3. Well written… simply enough for anyone to understand. I certainly will… but I don’t let any particular type of stock, sector, etc. control my investment decisions… I go to where I will get the most return. If investors are buying a particular bond or stock because they are afraid the company may liquidate, then I’d stay away from them altogether.

    1. Thanks! I have to say that I start with the industry first. It really depends on where I see growth coming in the next few years and over the long term.

  4. I guess these are Preference Shares in the UK. I have never been successful on the stock market mainly because you have to watch things like a hawk and that is really boring! I suppose the answer is to have a program to do it for you. Maybe, in which case Preference Shares could be an interesting pasttime.

    However with all savings, we need to be very careful these days – a slightest cough on the other side of the world and your savings go down the tube!

    1. Who said making money is boring? lol
      There are programs that will trade/invest for you but you have to beware of potential scams. It also could be good for you to check out programs with a financial advisor where they would do all of the investing for you.

  5. As a young person, I prefer the net gains of common shares over the steadiness of preferred shares. I have no problem taking on the additional risk in my diversified portfolio. I like index investing anyway.

  6. I have a few stocks in my IRA however I don’t like the risks that come with owning individual stocks. Unless you have a large amount of cash to diversify among many stocks it can be risky for the average investor. I like mutual funds and ETFs. You get to invest in equities and can leverage sectors and the diversification shields your portfolio from poor performance on individual stocks. There really is no reason the average investor should be investing in preferred stocks.

    1. After the past few months I don’t know if I can stomach it either! I’ve been getting more into ETFs but I enjoy taking the time to really research a good company.

  7. I have not considered preferred stocks for some of the very reasons you listed in this article. My problem with preferred stocks are that they do not have the upside of a common stocks and they do not guarantee interest like a bond. They also often come with restrictions, qualifications and tax issues. It seems as if preferred shares are mainly beneficial to people with huge sums of of money like Buffet who can call the shots as far as restrictions go.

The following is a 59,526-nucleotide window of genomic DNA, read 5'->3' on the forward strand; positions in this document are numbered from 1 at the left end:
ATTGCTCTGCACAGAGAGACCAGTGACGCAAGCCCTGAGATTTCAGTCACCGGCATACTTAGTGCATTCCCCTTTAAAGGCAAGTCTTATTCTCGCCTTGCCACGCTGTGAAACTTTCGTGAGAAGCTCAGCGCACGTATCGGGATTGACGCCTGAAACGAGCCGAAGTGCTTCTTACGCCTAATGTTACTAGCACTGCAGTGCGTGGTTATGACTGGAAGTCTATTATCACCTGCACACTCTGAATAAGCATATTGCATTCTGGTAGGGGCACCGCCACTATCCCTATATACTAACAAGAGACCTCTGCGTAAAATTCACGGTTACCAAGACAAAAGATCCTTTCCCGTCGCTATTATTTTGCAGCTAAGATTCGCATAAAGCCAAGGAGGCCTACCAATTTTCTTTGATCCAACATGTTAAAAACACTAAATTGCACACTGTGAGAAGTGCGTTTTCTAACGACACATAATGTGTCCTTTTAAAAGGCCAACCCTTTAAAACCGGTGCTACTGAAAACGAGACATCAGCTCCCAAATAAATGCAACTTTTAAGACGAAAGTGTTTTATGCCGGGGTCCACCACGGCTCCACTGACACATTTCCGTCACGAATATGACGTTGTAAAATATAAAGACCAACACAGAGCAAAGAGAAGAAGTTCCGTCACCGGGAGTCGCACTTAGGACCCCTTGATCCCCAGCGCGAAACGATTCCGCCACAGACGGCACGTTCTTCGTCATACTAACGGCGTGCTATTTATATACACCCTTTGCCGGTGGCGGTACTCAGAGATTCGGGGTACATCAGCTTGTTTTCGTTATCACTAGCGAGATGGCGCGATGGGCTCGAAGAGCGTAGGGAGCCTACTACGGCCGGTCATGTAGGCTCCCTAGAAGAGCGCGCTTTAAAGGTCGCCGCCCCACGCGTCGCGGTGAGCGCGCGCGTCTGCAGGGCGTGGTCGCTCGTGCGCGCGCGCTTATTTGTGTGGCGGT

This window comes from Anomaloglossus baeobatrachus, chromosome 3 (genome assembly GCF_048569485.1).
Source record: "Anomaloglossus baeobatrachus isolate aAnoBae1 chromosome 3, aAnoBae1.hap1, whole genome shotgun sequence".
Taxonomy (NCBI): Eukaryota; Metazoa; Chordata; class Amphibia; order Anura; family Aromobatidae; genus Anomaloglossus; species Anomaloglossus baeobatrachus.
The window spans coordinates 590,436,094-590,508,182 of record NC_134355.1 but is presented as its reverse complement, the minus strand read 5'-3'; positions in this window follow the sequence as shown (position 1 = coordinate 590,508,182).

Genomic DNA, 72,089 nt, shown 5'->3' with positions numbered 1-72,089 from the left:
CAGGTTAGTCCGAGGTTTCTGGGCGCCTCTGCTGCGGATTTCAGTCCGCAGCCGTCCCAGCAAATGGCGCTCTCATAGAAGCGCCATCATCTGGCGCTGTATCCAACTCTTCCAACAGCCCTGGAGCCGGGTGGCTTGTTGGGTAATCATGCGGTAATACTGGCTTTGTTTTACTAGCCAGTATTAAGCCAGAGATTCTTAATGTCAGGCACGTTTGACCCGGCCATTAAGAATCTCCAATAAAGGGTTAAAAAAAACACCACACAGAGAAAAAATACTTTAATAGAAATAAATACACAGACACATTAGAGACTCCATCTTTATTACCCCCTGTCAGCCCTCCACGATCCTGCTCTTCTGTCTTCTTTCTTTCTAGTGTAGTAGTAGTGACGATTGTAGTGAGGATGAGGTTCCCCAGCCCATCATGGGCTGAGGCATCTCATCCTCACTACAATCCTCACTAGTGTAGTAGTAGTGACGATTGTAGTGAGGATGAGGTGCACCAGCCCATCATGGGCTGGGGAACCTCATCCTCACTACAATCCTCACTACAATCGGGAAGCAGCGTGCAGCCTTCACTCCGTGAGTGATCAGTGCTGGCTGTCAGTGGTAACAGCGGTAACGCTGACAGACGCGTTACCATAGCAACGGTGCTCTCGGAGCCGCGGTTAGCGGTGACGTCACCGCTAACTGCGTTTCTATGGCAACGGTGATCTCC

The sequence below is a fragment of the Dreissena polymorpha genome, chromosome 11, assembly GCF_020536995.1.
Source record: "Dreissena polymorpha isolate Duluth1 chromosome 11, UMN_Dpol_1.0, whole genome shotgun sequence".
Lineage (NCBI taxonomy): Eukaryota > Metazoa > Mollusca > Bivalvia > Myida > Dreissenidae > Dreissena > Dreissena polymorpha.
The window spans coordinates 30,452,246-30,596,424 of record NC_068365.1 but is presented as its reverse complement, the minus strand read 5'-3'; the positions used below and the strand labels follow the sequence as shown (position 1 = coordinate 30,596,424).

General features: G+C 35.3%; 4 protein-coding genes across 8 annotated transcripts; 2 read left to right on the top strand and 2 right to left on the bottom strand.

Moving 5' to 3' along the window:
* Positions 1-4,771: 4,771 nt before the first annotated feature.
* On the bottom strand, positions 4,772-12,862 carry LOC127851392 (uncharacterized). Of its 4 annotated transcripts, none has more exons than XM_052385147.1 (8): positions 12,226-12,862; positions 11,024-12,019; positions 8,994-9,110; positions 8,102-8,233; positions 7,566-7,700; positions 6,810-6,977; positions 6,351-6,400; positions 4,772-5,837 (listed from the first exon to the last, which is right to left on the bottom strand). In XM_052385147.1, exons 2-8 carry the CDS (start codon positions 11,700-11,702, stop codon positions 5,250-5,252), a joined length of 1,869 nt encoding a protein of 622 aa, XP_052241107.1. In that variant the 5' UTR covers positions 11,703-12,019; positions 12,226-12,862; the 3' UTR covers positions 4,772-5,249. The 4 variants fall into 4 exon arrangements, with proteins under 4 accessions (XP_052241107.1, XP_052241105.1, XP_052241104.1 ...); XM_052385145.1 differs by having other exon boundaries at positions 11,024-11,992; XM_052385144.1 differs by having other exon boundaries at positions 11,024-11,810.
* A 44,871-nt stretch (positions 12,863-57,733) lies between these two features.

8. Good post! Will tweet!

    Because I index invest with most of my portfolio, I see no reason why I should invest in preferreds.

    Also, I am not a fan of having more investment products that are sensitive to interest rate movements; I’ve already got plenty of bonds.

    Good of you to point out the pros and cons.

    1. Yes, preferred shares are sensitive to interest rate movements and with the way things have been going lately, any investing in fixed income type strategies requires some thorough due diligence.

  9. Any thoughts on preferred shares ETFs like XPF and CPO? I have been debating to include one of them in my taxable part of portfolio.

  10. Pingback: - My Own Advisor
  11. I think that the biggest drawback of Preferred Shares is that it is hard to buy any plain vanilla types. The various features of a Preferred Share can get very complex very quickly. If you want to know the features of a particular Preferred Share, the annual statements give a good run down of them. There are also web sites that can advise you on what exactly all the features mean.

    The other thing you should be aware of is what the callable and redeem prices are compared to the current price. This would be to ensure that you do not get a capital loss, unless, of course, you might want one.

  12. Great article. I would just like to add another possibility of getting exposure to preferred shares. You can buy an Exchange Traded Fund with portfolio of preferred shares. This way you get diversified, you don’t lose time searching, and you can buy it with very low expenses. There are a few ETFs in Preferred Stock/Convertible Bonds, but the biggest is iShares S&P US Preferred Stock Index Fund (PFF).

  13. Pingback: Best of Weekend Reading: Power Bloggers Edition » Financial Success for Young Adults
  14. Pingback: Carnival of Personal Finance: Back in the Job Market | 20 and Engaged

Leave a Reply

Your email address will not be published. Required fields are marked *